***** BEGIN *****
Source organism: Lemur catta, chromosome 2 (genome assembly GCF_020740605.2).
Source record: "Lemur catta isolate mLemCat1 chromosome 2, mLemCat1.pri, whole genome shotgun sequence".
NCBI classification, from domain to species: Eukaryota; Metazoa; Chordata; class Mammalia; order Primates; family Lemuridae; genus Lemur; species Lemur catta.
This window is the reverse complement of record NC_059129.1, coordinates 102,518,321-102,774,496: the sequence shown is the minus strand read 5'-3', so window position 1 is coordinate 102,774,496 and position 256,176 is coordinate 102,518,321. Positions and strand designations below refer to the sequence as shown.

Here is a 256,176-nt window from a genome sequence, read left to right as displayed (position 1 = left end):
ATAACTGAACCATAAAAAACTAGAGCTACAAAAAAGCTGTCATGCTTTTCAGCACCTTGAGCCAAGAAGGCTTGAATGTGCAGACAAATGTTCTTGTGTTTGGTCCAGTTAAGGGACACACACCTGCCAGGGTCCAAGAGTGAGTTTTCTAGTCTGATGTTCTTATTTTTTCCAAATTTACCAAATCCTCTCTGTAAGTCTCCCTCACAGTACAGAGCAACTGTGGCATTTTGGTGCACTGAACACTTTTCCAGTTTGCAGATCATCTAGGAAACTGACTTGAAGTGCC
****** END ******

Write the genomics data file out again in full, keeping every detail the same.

Source organism: Lemur catta, chromosome 2 (genome assembly GCF_020740605.2).
Source record: "Lemur catta isolate mLemCat1 chromosome 2, mLemCat1.pri, whole genome shotgun sequence".
NCBI classification, from domain to species: Eukaryota; Metazoa; Chordata; class Mammalia; order Primates; family Lemuridae; genus Lemur; species Lemur catta.
This window is the reverse complement of record NC_059129.1, coordinates 102,518,321-102,774,496: the sequence shown is the minus strand read 5'-3', so window position 1 is coordinate 102,774,496 and position 256,176 is coordinate 102,518,321. Positions and strand designations below refer to the sequence as shown.

Here is a 256,176-nt window from a genome sequence, read left to right as displayed (position 1 = left end):
ATAACTGAACCATAAAAAACTAGAGCTACAAAAAAGCTGTCATGCTTTTCAGCACCTTGAGCCAAGAAGGCTTGAATGTGCAGACAAATGTTCTTGTGTTTGGTCCAGTTAAGGGACACACACCTGCCAGGGTCCAAGAGTGAGTTTTCTAGTCTGATGTTCTTATTTTTTCCAAATTTACCAAATCCTCTCTGTAAGTCTCCCTCACAGTACAGAGCAACTGTGGCATTTTGGTGCACTGAACACTTTTCCAGTTTGCAGATCATCTAGGAAACTGACTTGAAGTGCC